In this article we’ll learn how to stream big quantities of data realiably from and to your clients in Unreal Engine.
As we saw in a previous article, Unreal Engine diposes of different tools to send data, such as RPCs and replicated variables. As we’ve studied in the past, each of them have a different purpose:
- Replicated variables: These variables should be set in the server and they will replicate down to the relevant clients following the defined replication condition. Incoming relevant connections will also receive the state hold by the replicated variables (if applicable).
- RPCs: There are three types of RPCs depending on the type of operation. They are used for transient data as they don’t hold state.
However, there are times in which we just want to send a stream of data to a Client or “upload” something to the Server. For example, downloading or uploading a Save Game file. Save Game files can sometimes get quite heavy and contain great quantities of data, which makes it a perfect candidate for today’s article.
Continuing with the example of the Save Game file, we can use a reliable Client RPC (since we want to guarantee the arrival) to send to the client the contents of such file when requested:
Except… this won’t work in the majority of the cases when we are dealing with big quantities of data. But why?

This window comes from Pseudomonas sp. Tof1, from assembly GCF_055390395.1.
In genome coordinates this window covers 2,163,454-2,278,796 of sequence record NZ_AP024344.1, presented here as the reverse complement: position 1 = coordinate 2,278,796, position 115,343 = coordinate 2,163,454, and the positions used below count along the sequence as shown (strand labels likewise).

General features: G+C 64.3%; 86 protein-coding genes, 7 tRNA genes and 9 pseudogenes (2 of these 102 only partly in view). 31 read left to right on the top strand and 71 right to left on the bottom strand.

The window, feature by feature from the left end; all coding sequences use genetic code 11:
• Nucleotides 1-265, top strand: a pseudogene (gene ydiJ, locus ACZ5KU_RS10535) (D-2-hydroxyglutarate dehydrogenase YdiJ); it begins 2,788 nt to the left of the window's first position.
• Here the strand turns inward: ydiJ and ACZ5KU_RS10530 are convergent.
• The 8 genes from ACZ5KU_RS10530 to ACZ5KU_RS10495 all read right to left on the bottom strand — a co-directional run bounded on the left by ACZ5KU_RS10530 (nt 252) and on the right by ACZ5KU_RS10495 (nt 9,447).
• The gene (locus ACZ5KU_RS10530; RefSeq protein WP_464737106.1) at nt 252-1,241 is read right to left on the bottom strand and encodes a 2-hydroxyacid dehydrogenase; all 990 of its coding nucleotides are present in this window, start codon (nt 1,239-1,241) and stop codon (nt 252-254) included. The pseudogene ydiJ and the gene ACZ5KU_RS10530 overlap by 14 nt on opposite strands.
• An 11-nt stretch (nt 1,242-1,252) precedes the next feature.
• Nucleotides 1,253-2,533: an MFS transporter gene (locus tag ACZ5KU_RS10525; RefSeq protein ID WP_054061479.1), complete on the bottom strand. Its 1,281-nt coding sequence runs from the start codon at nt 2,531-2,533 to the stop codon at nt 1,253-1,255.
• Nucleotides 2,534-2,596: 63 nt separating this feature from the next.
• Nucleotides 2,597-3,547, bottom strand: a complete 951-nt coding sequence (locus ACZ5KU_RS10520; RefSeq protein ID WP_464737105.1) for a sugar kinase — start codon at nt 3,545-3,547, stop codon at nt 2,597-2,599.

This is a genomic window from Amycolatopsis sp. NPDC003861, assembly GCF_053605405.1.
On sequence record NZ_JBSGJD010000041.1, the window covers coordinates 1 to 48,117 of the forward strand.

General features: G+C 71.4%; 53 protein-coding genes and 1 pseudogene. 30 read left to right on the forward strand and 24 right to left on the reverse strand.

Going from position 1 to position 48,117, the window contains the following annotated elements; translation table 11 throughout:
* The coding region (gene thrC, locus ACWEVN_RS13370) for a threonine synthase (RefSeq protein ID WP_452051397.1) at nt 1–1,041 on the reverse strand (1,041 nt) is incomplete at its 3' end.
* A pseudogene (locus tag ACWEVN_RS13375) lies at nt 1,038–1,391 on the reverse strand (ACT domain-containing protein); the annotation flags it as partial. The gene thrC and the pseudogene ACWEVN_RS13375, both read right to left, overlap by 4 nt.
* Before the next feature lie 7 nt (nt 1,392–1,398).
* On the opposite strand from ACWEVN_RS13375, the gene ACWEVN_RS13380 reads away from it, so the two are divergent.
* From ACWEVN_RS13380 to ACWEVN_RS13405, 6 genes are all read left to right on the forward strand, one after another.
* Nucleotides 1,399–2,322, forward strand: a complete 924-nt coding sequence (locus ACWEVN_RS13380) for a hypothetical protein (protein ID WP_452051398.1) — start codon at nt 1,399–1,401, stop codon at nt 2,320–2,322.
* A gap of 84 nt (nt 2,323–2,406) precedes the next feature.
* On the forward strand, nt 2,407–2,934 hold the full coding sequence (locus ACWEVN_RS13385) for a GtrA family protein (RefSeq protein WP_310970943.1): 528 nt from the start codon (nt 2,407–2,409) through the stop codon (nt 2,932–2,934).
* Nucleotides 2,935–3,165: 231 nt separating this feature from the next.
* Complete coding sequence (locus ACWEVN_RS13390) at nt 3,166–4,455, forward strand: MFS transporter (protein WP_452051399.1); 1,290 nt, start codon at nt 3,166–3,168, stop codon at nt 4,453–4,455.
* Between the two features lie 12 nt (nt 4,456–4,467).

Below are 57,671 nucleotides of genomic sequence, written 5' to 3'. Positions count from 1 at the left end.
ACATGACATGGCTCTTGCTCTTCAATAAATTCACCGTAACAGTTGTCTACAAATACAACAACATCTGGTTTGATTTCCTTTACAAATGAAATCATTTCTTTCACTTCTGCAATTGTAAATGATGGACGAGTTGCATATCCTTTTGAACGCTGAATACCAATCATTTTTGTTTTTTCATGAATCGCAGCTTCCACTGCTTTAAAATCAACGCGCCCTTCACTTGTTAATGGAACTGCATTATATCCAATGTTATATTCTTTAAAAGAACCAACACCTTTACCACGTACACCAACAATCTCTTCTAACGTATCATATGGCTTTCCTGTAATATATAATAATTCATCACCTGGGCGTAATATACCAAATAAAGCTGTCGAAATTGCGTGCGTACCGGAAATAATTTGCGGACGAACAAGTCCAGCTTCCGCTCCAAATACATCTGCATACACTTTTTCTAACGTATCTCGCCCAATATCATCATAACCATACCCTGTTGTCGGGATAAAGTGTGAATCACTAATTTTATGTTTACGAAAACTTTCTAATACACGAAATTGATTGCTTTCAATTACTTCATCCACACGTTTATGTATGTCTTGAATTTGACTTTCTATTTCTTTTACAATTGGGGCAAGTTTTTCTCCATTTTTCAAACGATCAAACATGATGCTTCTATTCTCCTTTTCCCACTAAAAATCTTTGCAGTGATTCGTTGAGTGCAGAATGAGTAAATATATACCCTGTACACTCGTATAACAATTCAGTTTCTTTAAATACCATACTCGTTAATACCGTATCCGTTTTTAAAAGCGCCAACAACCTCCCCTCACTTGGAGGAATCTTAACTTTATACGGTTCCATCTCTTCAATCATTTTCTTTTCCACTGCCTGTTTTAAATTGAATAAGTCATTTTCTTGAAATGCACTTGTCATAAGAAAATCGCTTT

Large data transfers can be a concern when using Unreal Engine’s Remote Procedure Call (RPC) system. Unreal Engine employs a mechanism to limit the amount of data that can be sent in a single RPC. The data passed in an RPC conforms a “bunch”, and Unreal Engine will not send the bunch if it exceeds the maximum limit set in
This limit is enforced by the
IsBunchTooLarge function, which checks if the bunch size exceeds
NetMaxConstructedPartialBunchSizeBytes before sending it. If the check fails, the bunch is not sent and an error message is logged:
It may be tempting to simply increase the value of
NetMaxConstructedPartialBunchSizeBytes to allow larger bunches to be sent (by changing the CVar
net.MaxConstructedPartialBunchSizeBytes). However, this is not recommended, as the variable is initialized to a reasonable value of 64KB to ensure that the bandwidth usage is controlled and within budget.
But then, how do we solve the issue if we are not supposed to modify the max bunch size allowed?
Instead of writing a complicated and involved solution, we want to find one that will work in tandem with Unreal’s RPC system.
By splitting the data into
n subarrays and sending
n RPCs, you can ensure that each subarray is small enough to be sent within the maximum limit set by
In order to chunk the data and determine the number of RPCs and subarrays needed, we must first determine the size of each data element in our data structure. Once we have this information, we can calculate how many data elements can be sent in each RPC, and then divide the data into appropriately sized subarrays.
However, if your data structure contains another array inside, you need to take into account the maximum pessimistic size of the inner array as well (or send it separately). For example, if you have an array of structs, where each member contains another array of floats, you can determine the size of each element in the following way: